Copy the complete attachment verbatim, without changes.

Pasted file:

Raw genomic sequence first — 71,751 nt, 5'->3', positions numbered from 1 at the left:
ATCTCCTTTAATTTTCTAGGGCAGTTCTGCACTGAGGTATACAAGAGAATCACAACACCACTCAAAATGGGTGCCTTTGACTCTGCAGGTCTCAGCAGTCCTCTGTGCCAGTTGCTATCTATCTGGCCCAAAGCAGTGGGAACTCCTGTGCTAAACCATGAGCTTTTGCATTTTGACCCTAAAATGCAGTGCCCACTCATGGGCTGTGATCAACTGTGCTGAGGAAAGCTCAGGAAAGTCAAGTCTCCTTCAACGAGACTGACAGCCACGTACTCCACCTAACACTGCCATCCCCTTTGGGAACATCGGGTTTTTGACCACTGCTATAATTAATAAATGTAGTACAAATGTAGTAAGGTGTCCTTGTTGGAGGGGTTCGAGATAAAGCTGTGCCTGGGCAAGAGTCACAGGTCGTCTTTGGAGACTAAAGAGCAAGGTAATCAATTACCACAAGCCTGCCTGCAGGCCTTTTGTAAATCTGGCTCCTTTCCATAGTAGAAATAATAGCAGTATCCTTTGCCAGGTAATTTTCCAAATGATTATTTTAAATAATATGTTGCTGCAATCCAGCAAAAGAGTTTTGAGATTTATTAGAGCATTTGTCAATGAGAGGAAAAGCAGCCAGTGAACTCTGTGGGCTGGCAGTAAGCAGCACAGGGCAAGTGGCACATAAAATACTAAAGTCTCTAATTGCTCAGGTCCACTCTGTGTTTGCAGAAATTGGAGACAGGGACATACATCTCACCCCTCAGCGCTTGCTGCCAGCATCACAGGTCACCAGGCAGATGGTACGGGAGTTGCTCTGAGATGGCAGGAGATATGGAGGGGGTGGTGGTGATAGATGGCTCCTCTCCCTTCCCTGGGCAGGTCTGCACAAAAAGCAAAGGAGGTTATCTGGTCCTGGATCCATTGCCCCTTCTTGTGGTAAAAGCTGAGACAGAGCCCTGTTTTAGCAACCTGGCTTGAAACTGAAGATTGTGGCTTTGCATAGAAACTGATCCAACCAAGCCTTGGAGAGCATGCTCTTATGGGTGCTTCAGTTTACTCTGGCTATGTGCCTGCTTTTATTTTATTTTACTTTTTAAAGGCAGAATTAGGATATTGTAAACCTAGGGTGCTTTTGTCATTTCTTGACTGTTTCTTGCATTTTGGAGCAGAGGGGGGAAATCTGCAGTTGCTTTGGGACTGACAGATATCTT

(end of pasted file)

Raw genomic sequence first — 71,751 nt, 5'->3', positions numbered from 1 at the left:
ATCTCCTTTAATTTTCTAGGGCAGTTCTGCACTGAGGTATACAAGAGAATCACAACACCACTCAAAATGGGTGCCTTTGACTCTGCAGGTCTCAGCAGTCCTCTGTGCCAGTTGCTATCTATCTGGCCCAAAGCAGTGGGAACTCCTGTGCTAAACCATGAGCTTTTGCATTTTGACCCTAAAATGCAGTGCCCACTCATGGGCTGTGATCAACTGTGCTGAGGAAAGCTCAGGAAAGTCAAGTCTCCTTCAACGAGACTGACAGCCACGTACTCCACCTAACACTGCCATCCCCTTTGGGAACATCGGGTTTTTGACCACTGCTATAATTAATAAATGTAGTACAAATGTAGTAAGGTGTCCTTGTTGGAGGGGTTCGAGATAAAGCTGTGCCTGGGCAAGAGTCACAGGTCGTCTTTGGAGACTAAAGAGCAAGGTAATCAATTACCACAAGCCTGCCTGCAGGCCTTTTGTAAATCTGGCTCCTTTCCATAGTAGAAATAATAGCAGTATCCTTTGCCAGGTAATTTTCCAAATGATTATTTTAAATAATATGTTGCTGCAATCCAGCAAAAGAGTTTTGAGATTTATTAGAGCATTTGTCAATGAGAGGAAAAGCAGCCAGTGAACTCTGTGGGCTGGCAGTAAGCAGCACAGGGCAAGTGGCACATAAAATACTAAAGTCTCTAATTGCTCAGGTCCACTCTGTGTTTGCAGAAATTGGAGACAGGGACATACATCTCACCCCTCAGCGCTTGCTGCCAGCATCACAGGTCACCAGGCAGATGGTACGGGAGTTGCTCTGAGATGGCAGGAGATATGGAGGGGGTGGTGGTGATAGATGGCTCCTCTCCCTTCCCTGGGCAGGTCTGCACAAAAAGCAAAGGAGGTTATCTGGTCCTGGATCCATTGCCCCTTCTTGTGGTAAAAGCTGAGACAGAGCCCTGTTTTAGCAACCTGGCTTGAAACTGAAGATTGTGGCTTTGCATAGAAACTGATCCAACCAAGCCTTGGAGAGCATGCTCTTATGGGTGCTTCAGTTTACTCTGGCTATGTGCCTGCTTTTATTTTATTTTACTTTTTAAAGGCAGAATTAGGATATTGTAAACCTAGGGTGCTTTTGTCATTTCTTGACTGTTTCTTGCATTTTGGAGCAGAGGGGGGAAATCTGCAGTTGCTTTGGGACTGACAGATATCTT